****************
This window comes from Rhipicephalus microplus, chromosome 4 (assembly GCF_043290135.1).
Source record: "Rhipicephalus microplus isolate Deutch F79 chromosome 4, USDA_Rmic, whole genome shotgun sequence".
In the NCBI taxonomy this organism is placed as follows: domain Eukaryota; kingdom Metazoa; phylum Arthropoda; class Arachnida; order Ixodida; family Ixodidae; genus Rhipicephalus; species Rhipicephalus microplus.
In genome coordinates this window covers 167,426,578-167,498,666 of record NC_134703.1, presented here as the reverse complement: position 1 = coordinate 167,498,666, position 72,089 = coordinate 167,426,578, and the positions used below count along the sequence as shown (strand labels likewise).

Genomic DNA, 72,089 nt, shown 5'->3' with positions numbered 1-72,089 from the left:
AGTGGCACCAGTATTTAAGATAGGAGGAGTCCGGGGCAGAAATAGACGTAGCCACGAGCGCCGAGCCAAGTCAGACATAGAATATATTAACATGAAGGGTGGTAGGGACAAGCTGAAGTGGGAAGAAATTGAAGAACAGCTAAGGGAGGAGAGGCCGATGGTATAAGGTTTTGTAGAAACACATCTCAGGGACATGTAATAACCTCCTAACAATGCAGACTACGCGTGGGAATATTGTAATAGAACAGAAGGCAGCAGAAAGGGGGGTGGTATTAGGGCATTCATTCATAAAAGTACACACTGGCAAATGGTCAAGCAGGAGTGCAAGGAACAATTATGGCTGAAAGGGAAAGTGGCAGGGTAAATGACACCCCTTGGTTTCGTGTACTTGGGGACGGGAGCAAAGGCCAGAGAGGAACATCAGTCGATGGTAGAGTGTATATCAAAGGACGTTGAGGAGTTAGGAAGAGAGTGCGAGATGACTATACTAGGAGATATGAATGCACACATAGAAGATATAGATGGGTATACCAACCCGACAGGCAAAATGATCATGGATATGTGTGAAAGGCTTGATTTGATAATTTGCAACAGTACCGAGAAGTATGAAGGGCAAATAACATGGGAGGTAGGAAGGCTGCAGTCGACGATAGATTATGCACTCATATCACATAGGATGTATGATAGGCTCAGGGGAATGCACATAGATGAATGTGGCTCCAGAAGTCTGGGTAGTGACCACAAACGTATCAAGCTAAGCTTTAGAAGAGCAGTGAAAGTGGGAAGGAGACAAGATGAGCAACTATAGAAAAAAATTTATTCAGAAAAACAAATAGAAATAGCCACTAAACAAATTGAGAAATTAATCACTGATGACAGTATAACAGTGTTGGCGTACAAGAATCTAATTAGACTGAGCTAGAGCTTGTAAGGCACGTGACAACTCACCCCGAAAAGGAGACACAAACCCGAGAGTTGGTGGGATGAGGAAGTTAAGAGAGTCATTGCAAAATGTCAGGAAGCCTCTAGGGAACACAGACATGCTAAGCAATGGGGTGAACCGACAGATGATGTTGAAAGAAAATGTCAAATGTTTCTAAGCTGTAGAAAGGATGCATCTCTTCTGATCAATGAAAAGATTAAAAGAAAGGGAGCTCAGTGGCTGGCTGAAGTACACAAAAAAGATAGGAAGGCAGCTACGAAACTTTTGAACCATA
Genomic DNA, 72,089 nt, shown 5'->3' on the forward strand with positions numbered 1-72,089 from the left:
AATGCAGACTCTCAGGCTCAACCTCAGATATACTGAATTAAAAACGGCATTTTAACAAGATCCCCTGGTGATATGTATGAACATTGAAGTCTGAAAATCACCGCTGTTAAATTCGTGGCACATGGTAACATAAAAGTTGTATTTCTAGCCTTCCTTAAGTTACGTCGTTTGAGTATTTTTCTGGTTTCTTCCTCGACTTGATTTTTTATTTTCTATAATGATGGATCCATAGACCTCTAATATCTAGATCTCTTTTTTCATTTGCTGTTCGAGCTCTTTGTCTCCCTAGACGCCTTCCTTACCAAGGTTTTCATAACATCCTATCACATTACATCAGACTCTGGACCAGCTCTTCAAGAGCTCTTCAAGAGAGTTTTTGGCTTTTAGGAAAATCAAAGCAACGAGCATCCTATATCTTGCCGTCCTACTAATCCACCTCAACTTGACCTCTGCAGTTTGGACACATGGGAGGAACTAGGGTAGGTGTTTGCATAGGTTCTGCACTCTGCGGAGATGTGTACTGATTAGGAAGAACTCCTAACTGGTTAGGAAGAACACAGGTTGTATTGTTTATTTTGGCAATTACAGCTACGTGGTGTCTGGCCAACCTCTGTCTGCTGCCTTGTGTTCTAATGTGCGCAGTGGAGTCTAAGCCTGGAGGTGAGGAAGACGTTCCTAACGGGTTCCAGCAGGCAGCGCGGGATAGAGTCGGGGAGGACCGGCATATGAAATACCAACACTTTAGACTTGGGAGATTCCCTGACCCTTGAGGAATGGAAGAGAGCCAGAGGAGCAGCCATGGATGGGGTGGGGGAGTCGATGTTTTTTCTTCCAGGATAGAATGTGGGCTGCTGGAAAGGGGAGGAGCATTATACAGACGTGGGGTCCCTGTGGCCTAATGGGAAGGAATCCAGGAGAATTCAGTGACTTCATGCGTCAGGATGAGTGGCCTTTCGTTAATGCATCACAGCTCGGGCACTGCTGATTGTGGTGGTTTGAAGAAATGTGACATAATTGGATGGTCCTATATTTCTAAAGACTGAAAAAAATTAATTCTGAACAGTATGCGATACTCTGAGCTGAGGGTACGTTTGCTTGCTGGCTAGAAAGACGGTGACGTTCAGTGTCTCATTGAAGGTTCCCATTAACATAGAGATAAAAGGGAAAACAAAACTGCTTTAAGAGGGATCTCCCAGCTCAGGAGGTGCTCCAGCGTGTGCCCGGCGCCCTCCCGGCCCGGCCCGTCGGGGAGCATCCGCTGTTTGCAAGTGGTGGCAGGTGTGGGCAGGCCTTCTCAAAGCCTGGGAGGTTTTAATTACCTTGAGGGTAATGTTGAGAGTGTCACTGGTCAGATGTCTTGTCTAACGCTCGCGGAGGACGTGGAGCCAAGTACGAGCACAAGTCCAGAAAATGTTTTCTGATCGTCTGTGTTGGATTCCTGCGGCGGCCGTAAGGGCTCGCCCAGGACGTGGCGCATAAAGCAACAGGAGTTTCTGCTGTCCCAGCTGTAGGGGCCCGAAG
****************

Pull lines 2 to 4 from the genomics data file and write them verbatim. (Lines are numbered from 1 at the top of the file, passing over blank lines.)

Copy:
Source record: "Rhipicephalus microplus isolate Deutch F79 chromosome 4, USDA_Rmic, whole genome shotgun sequence".
In the NCBI taxonomy this organism is placed as follows: domain Eukaryota; kingdom Metazoa; phylum Arthropoda; class Arachnida; order Ixodida; family Ixodidae; genus Rhipicephalus; species Rhipicephalus microplus.
In genome coordinates this window covers 167,426,578-167,498,666 of record NC_134703.1, presented here as the reverse complement: position 1 = coordinate 167,498,666, position 72,089 = coordinate 167,426,578, and the positions used below count along the sequence as shown (strand labels likewise).